What does this mean for us? I am a Gentile – I come from almost entirely a European background, perhaps some Native American mixed in, but no Jewish ancestry as far as I know. Under the Old Testament law, I would have to become a Jew in order to live in God’s Kingdom. But not so anymore. Jesus came for the whole world, his ministry was not confined to the Jews, and his death atoned for all who believe. His love is lavishly inclusive. He is Christ for the whole world.

For as many of you as were baptized into Christ have put on Christ. There is neither Jew nor Greek, there is neither slave nor free, there is no male and female, for you are all one in Christ Jesus. And if you are Christ’s, then you are Abraham’s offspring, heirs according to promise. Galatians 3:27-29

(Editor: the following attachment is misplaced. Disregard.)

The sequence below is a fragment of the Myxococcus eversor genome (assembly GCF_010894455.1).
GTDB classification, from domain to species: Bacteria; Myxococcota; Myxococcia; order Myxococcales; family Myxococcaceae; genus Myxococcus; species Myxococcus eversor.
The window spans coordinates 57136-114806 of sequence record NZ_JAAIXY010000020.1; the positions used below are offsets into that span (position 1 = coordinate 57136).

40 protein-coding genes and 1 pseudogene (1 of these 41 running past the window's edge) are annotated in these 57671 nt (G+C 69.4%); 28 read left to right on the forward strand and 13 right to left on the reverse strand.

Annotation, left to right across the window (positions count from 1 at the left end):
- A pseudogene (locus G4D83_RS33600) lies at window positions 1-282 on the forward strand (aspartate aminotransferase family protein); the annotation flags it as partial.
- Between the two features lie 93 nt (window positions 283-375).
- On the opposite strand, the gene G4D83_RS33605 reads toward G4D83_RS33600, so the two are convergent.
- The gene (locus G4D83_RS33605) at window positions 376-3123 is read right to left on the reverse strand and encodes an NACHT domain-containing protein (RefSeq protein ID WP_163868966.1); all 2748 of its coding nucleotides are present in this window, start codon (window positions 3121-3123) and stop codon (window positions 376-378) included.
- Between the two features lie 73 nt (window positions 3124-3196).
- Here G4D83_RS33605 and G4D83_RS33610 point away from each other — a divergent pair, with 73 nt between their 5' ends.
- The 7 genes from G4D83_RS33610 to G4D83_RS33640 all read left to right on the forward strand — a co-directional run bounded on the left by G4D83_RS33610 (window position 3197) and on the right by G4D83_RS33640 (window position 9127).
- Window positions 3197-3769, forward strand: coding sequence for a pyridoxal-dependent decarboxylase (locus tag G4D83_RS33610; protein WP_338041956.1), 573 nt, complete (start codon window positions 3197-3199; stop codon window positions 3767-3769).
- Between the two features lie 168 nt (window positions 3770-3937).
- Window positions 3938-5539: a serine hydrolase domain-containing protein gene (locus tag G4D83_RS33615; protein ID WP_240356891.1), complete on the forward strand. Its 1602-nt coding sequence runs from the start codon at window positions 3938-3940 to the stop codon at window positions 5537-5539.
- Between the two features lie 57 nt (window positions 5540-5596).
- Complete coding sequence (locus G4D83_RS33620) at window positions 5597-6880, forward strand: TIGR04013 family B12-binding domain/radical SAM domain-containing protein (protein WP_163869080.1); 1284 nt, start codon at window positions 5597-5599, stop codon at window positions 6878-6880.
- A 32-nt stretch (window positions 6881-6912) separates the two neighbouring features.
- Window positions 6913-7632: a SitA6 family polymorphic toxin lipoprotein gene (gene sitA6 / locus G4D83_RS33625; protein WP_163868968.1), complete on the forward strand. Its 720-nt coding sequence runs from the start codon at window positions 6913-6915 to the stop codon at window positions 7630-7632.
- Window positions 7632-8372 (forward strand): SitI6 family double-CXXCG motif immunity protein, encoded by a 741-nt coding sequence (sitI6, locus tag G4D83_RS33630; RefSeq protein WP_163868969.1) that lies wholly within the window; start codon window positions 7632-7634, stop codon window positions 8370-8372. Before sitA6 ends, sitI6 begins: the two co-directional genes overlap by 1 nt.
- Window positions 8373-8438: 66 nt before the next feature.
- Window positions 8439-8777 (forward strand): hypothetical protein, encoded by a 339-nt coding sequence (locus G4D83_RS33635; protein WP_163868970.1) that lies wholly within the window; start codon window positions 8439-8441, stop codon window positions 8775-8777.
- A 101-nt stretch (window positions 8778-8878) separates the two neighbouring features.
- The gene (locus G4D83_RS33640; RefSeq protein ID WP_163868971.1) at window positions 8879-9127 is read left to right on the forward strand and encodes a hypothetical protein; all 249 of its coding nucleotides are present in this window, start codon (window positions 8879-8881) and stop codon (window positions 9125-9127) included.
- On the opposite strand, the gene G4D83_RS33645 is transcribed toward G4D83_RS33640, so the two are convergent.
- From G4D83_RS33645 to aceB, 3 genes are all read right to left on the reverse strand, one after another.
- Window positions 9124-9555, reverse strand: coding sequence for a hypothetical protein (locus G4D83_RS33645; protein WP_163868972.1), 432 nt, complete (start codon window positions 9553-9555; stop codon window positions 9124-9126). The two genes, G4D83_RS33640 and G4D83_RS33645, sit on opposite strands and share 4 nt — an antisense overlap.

Here there is not Greek and Jew, circumcised and uncircumcised, barbarian, Scythian, slave, free; but Christ is all, and in all. Colossians 3:11

What does your church look like? Not the building, but the people. Who comprises it? In the Old Testament, only those who were circumcised into Judaism and followed the Mosaic Law were part of God’s blessing and promises. While there were select times when mercy and blessing was granted to those outside of Israel, God’s chosen people were a particular ethnic group, confined within territorial boundaries. While anyone was welcome to join this people, they had to adopt Israelite customs in order to do so. Not anymore.